The Japanese guards took their guns and used them as clubs on the POWs who were on deck.  To escape, the POWs dove back into the holds.  After they were in the holds, the Japanese cut the rope ladders and put the hatch covers on the holds, but they did not tie them down.  They then abandoned the ship.
    Some of the POWs from the first hold climbed out and reattached the ladders and dropped them to the men in the holds.  The POWs left the holds but made no attempt to abandon ship.  On the ship's deck an American major spoke to the POWs, he said, "Boys, we're in a hellva a jam - but we've been in jams before.  Remember just one thing: We're American soldiers.  Let's play it that way to the very end of the script."  Right after he spoke, a chaplain said to them, "Oh Lord, if it be thy will to take us now, give us the strength to be men."  The ship sank lower into the water.
    According to surviving POWs, the ship stayed afloat for hours but got lower in the water.  At one point, the stern of the ship began going under which caused the ship to split in half but the halves remained afloat.  It was about this time that about 35 POWs swam to the nearest Japanese ship.  When the Japanese realized that they were POWs, they pushed them underwater with poles and drowned them or hit them with clubs.  Those POWs who could not swim raided the food lockers for a last meal, because they wanted to die with full stomachs.  Other POWs took to the water with anything that would float.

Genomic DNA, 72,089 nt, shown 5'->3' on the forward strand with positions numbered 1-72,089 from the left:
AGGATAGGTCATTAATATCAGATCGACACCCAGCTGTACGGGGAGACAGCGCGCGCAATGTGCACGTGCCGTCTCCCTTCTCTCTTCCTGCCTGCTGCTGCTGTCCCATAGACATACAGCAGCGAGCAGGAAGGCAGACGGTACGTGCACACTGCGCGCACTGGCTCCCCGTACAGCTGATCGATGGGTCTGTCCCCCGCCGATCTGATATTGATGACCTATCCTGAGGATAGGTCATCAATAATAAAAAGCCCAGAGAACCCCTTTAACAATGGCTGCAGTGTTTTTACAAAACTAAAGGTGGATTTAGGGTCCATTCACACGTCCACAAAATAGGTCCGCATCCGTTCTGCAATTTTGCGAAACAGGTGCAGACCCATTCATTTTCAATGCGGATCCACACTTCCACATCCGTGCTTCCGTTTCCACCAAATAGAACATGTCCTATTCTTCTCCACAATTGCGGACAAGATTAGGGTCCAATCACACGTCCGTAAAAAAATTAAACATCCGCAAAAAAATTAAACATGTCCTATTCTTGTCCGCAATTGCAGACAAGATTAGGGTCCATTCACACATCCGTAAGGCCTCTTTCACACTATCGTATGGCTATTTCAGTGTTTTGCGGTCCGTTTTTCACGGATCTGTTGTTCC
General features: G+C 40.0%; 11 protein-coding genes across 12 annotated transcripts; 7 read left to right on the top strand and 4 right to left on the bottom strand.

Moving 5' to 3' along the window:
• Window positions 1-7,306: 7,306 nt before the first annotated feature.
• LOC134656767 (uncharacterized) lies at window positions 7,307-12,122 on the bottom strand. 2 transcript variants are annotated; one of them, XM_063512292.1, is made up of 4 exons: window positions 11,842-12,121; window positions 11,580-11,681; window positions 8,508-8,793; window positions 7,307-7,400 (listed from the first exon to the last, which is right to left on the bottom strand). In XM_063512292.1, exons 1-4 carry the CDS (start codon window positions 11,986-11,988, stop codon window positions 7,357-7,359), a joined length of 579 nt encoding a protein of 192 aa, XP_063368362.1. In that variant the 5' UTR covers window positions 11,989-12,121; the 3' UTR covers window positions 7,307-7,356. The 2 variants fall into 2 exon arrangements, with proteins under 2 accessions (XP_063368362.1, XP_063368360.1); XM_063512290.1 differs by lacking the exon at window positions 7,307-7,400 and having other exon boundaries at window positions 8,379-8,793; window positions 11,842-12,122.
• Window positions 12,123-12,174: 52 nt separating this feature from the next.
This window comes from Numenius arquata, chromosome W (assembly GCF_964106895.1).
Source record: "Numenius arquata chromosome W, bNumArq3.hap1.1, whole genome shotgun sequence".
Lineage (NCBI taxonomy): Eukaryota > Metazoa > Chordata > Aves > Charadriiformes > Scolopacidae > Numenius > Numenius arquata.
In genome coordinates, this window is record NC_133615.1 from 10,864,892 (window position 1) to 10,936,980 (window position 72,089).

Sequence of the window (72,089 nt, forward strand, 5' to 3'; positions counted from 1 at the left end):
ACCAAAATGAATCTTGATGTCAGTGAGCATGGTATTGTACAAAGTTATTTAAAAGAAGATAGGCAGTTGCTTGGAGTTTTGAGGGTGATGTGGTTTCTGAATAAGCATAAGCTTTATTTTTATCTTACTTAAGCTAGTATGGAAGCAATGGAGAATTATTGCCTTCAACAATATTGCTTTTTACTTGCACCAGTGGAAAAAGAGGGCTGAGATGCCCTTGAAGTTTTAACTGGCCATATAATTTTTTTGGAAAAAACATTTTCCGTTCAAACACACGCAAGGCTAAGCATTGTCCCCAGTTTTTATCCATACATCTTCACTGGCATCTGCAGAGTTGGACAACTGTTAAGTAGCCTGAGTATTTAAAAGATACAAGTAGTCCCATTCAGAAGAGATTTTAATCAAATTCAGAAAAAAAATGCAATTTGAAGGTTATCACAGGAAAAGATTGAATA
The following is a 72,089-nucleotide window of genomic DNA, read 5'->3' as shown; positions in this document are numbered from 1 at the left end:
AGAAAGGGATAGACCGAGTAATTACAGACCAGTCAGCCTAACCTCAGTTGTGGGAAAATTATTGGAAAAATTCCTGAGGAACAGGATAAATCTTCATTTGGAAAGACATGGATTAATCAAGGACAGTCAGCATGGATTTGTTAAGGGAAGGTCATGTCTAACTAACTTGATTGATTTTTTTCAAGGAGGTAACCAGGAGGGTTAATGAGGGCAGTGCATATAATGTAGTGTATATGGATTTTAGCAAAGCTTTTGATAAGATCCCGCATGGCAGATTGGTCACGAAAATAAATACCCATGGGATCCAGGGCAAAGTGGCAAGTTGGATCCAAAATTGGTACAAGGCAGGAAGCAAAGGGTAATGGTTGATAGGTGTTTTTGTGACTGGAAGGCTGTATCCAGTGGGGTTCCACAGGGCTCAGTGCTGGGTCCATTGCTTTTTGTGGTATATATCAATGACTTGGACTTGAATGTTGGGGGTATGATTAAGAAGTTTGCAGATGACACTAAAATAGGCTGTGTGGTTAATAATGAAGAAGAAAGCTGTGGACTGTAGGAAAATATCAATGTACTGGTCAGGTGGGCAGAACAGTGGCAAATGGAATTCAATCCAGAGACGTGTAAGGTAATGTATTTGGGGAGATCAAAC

Three POWs found an abandoned life boat and managed to climb in but found it had no oars.  With the rough seas, they could not maneuver it to help other POWs.  According to the survivors, the Arisan Maru and sank sometime after dark on Tuesday, October 24, 1944.  The men in the boat heard cries for help, which became fewer and fewer, until there was silence.  The next day they picked up two more survivors.

     As the ship got lower in the water, some POWs took to the water.  These POWs attempted to escape the ship by clinging to rafts, hatch covers, flotsam and jetsam.  Most of the POWs were still on deck even after it became apparent that the ship was sinking.   The exact time of the ship's sinking is not known since it took place after dark.

    Some POWs attempted to survive by putting on lifebelts, clinging to hatch covers, rafts, and other flotsam and jetsam.  When they reached the ships, the Japanese pushed them away with poles.  By dark, most, if not all, were dead.  According to the survivors, the Arisan Maru sank sometime after dark.  As the night went on, the cries for help grew fewer until there was silence.

    In the end, only nine men out of the 1800 men who boarded the Arisan Maru in Manila survived the sinking.  Only eight of the POWs would survive the war.  Pvt. Armand Smith was not one of them.

    Since Pvt. Armand Smith was lost at sea, his name appears on the Tablets of the Missing at the American Military Cemetery outside of Manila.